If you’re a founder, product manager, scrum manager, or technical lead working with a team of developers, you know it’s not always easy to add Agile methodology to their workflow. This is especially true if you try to get developers to use software they don’t understand, think they need, or want to use.
We’ll let you in on a little secret: developers hate being forced into a project management approach. In a perfect, pristine world, developers could focus just on writing code and nothing else. They get that there are other people involved; designers who create digital assets for us, writers who spin words that capture the work we’ve done. Even marketers, we suppose, need to be kept in the Agile loop.
But we hate having to use an entirely different system on top of coding, git commits, and pull requests.
If the developers on your team feel the same way, don’t try to herd cats; instead let them use one of the tools they know and love: GitHub.
So how can you add Agile methodology to your source control tool and keep your developers happy?
Use GitHub’s Agile Projects
Since October 2016, GitHub has offered a way to track GitHub Issues, Pull Requests, and Notes, with Projects. GitHub Projects let you have kanban-style boards for managing work, and cut across separate code repositories. This lets you round up, say, all the tasks for your next sprint and list them in one place.
GitHub Projects are great for developers because they are an extension of what developers are already used to: GitHub Issues and Pull Requests. When developers finish writing code to fix a bug reported via an Issue, the message they wrote to summarize what they did can automatically close an Issue once it’s live. This means you don’t have to poke your developers to keep the project management app up-to-date; it’s already done.
What’s more, GitHub Projects let you group Issues and Pull Requests (which are code waiting to go live) by Milestone. Let’s say you have a first-quarter release that’s important to sales and marketing. Developers will be able to report the status of their work in detail through Issues. This allows everyone else on the team, or other teams, to see their progress by viewing Milestones.
If you’ve ever used Trello, working with GitHub Issues (like Cards) and Projects (like Boards) will be very familiar to you. Let’s take a closer look at how Github Projects work.
Creating GitHub Projects is easy:
1. Log into your company’s GitHub account.
2. Go to the “Projects” tab.
3. Give your new project a name, a description (optional), and start with the “Kanban (Basic)” template.
4. Click “Create Project.”
5. Your new Project will open, with a handy set of instructions on the left, and Issue cards, which you can drag into their proper places, on the right.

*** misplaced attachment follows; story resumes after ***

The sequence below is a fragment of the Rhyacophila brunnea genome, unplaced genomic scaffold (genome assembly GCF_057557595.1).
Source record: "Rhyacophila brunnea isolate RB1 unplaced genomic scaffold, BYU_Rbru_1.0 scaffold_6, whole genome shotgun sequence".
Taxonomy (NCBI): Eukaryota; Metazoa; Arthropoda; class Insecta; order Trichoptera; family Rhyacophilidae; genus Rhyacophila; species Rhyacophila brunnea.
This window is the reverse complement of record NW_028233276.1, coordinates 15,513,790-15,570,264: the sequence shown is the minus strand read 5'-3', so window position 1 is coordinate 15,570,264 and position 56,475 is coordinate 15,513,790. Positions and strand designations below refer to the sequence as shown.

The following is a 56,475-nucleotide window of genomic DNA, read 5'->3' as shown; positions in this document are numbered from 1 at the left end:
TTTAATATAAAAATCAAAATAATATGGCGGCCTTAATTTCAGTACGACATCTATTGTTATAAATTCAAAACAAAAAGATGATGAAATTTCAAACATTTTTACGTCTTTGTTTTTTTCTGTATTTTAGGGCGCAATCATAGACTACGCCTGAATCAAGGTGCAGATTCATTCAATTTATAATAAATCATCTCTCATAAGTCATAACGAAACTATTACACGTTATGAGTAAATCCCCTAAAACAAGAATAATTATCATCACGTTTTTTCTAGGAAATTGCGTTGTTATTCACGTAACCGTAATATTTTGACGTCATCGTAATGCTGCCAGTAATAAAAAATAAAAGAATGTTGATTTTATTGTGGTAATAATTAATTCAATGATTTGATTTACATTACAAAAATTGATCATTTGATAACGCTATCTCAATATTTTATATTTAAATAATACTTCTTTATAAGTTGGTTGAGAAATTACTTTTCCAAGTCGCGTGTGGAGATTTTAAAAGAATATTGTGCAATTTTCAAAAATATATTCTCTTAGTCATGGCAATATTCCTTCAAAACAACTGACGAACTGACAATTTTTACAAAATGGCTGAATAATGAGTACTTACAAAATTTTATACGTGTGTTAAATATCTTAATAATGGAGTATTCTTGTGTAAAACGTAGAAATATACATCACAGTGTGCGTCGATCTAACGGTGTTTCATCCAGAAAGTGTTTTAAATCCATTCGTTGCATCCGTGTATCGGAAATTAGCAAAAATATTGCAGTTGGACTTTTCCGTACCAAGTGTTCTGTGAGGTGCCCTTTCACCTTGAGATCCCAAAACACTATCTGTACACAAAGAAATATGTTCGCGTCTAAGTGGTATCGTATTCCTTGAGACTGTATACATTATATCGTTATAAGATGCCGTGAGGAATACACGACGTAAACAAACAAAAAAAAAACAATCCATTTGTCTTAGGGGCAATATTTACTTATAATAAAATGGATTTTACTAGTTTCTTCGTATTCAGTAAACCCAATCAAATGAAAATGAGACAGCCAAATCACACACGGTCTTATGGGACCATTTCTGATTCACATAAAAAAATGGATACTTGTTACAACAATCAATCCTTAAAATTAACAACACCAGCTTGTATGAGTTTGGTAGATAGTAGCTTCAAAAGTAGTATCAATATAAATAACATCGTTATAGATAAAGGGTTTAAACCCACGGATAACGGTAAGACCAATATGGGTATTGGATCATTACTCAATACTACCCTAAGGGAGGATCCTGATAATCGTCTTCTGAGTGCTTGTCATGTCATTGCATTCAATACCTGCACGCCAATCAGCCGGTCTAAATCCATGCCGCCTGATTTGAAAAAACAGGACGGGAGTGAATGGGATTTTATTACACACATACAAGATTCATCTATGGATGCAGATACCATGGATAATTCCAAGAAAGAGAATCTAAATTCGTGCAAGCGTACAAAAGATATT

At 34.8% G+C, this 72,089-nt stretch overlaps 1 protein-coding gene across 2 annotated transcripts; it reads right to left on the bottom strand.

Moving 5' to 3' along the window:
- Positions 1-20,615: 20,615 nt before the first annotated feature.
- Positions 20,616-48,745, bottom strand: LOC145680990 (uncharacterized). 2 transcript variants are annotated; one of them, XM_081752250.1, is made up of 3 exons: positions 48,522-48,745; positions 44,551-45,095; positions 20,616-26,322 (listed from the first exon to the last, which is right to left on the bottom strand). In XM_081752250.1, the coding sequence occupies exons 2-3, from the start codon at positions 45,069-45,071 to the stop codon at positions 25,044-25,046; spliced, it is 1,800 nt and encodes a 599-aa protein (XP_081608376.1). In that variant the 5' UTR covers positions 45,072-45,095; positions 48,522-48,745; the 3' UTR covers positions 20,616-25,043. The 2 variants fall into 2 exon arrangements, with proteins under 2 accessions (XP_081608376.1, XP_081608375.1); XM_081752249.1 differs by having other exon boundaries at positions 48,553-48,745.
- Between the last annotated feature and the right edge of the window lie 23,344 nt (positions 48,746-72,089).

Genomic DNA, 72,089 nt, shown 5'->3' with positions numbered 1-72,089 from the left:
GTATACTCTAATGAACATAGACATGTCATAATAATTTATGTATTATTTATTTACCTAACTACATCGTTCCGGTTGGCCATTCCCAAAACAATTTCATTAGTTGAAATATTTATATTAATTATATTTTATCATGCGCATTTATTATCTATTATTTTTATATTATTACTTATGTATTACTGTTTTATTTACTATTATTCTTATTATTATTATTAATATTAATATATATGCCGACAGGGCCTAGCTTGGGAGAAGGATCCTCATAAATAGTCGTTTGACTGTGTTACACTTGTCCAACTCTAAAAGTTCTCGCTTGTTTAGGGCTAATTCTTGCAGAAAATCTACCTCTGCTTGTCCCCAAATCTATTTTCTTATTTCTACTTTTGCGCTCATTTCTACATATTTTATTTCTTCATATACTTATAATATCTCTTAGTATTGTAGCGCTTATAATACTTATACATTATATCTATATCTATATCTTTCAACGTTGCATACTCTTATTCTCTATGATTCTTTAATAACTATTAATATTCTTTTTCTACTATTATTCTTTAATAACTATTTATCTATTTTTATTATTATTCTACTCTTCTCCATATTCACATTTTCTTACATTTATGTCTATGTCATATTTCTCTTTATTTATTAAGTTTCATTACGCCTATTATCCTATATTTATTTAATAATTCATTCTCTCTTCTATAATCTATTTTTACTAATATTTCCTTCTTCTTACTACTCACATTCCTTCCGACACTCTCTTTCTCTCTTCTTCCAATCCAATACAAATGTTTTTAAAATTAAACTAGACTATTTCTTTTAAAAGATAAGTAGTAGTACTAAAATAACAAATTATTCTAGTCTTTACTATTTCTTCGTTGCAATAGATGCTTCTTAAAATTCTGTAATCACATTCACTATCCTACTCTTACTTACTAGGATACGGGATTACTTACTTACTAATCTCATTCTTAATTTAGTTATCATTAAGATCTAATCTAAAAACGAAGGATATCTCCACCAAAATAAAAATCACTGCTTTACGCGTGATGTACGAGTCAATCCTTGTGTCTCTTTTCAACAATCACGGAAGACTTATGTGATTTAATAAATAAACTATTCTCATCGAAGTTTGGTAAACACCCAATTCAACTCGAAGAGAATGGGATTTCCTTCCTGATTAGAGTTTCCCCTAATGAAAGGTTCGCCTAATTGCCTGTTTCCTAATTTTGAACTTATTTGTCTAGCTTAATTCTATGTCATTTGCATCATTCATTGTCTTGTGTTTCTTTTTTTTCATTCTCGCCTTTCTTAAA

6. Continue to add issues that you want to track (such as the resized logo you need for the next release) into the Project. You can search for existing (open or closed) Issues, or add notes. GitHub Notes are hard to find in the documentation, but easy to create once you know the trick: click the + next to the ellipses to the right of a Project columns’ name.
Make GitHub Projects more Agile with ZenHub
As nice as GitHub Projects are, they’re missing one really important Agile methodology ingredient: Epics.
In Agile methodology, Epics are bigger than single user stories, sometimes bigger than any one sprint or iteration. For product managers, founders, and executives, they’re the things that matter most.
Unfortunately, GitHub doesn’t have Epics (neither does Trello, out of the box). But there’s a neat service for GitHub called ZenHub, that adds Epics, enhances Projects, and adds a number of very useful reports to GitHub.
With ZenHub Epics, you can organize a bunch of User Stories in the form of Issues into a single coherent whole; scheduling it, tracking it, and measuring its progress.
Not having Epics as part of your Agile toolbox can hurt your team. If you use Trello, but not Epics, each sprint will fill up with small issues and improvements. Meanwhile, the big things, the things that matter most and that would normally have been captured as Epics, will not be addressed fast enough.
ZenHub does more than Epics for its approximate $5/month per seat price tag. It can actually predict delivery dates so you don’t have to do the math, and delivers management-ready release reports.
And for your developers, ZenHub offers burndown charts to show progress made towards completing a Milestone.
Zenhub also has a host of other features that can help you introduce Agile methodology to your GitHub projects, including:
- Planning poker: A technique used to gamify the estimation of effort and size of development goals. Often, you need to use a separate app to do this, but ZenHub has built-in features to allow this.